WWI brought about the fall of the Russian, German, Austro-Hungarian, and Ottoman empires and displaced millions of people across Europe. Faced with the monumental task of reshaping the world, Allied leaders convened the Paris Peace Conference in January 1919. Over the next six months, delegates from 27 nations redrew international borders, hashed out the terms of Germany’s surrender, and laid the groundwork for the League of Nations. Above all, they aimed to prevent another world war. They failed, of course—Hitler invaded Poland just 20 years later—but this engrossing, comprehensive history debunks the harshest judgments of the Treaty of Versailles and provides essential context for understanding its myriad repercussions. MacMillan covers impressive ground, from the Balkans to Baku to Baghdad, without losing focus on the colorful personalities and twists of fate that make for a great story
You may already know about World War One itself, but what about the man who started it? In this acclaimed biography, Tim Butcher explores the personality, character and life history of Gavrilo Princip - the man who made the fateful decision to assassinate Archduke Franz Ferdinand, heir to the Austro-Hungarian Empire, and kick off WWI.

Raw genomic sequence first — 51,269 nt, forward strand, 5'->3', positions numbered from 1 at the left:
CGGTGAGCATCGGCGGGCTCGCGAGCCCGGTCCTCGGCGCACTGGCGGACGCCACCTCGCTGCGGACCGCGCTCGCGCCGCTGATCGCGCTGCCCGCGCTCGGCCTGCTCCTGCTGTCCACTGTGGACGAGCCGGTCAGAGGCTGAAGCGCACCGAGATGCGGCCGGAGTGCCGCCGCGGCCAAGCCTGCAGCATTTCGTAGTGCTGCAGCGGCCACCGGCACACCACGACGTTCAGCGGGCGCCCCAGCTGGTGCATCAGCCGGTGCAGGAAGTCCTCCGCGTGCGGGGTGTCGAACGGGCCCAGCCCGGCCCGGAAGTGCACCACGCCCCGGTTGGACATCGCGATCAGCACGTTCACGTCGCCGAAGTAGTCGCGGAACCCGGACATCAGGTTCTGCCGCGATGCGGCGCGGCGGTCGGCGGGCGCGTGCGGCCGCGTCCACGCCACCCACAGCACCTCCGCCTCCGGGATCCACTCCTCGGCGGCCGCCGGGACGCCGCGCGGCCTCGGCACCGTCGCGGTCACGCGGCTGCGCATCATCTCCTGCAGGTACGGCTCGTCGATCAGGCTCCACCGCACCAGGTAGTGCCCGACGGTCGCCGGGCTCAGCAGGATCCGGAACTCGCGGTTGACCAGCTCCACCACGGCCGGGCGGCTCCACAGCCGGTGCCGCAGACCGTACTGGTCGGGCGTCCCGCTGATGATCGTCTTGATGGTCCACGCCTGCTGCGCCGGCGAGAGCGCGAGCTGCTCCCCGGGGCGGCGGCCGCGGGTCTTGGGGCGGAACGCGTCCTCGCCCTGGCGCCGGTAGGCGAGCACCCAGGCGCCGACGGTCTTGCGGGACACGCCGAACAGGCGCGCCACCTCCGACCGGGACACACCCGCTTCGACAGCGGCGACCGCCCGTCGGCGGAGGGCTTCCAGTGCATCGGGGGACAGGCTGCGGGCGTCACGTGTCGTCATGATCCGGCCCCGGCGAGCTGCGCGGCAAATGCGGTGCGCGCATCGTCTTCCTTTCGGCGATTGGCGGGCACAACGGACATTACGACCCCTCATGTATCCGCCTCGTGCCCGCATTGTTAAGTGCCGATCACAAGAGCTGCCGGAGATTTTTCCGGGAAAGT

Butcher retraces Princip's steps from the small village of his birth to Belgrade, where he joined a resistance movement and eventually became an assassin. Drawing on his own experiences covering the war in Bosnia in the 1990s, Butcher unravels the complexities and conflicts of this part of the world, and illustrates how the events of WWI have impacted the region today.
Goodbye to All That
This spellbinding autobiography is by turns poignant, angry, satirical, and lewd. It’s also, according to literary critic Paul Fussell, “the best memoir of the First World War.” A lieutenant in the Royal Welch Fusiliers (where he fought alongside his friend and fellow poet Siegfried Sassoon), Graves was severely wounded in the Battle of the Somme and reported killed in action. His family had to print a notice in the newspaper that he was still alive. As befitting a man returned from the dead, Graves breaks all conventions, mixing fact and fiction to get to the poetic truth of trench warfare. Sassoon, for one, objected to the inaccuracies, but Good-bye to All That touched a nerve with war-weary readers and made Graves famous. It has gone on to influence much of the 20th-century’s finest war literature, from Evelyn Waugh’s Sword of Honour trilogy to Joseph Heller’s Catch-22.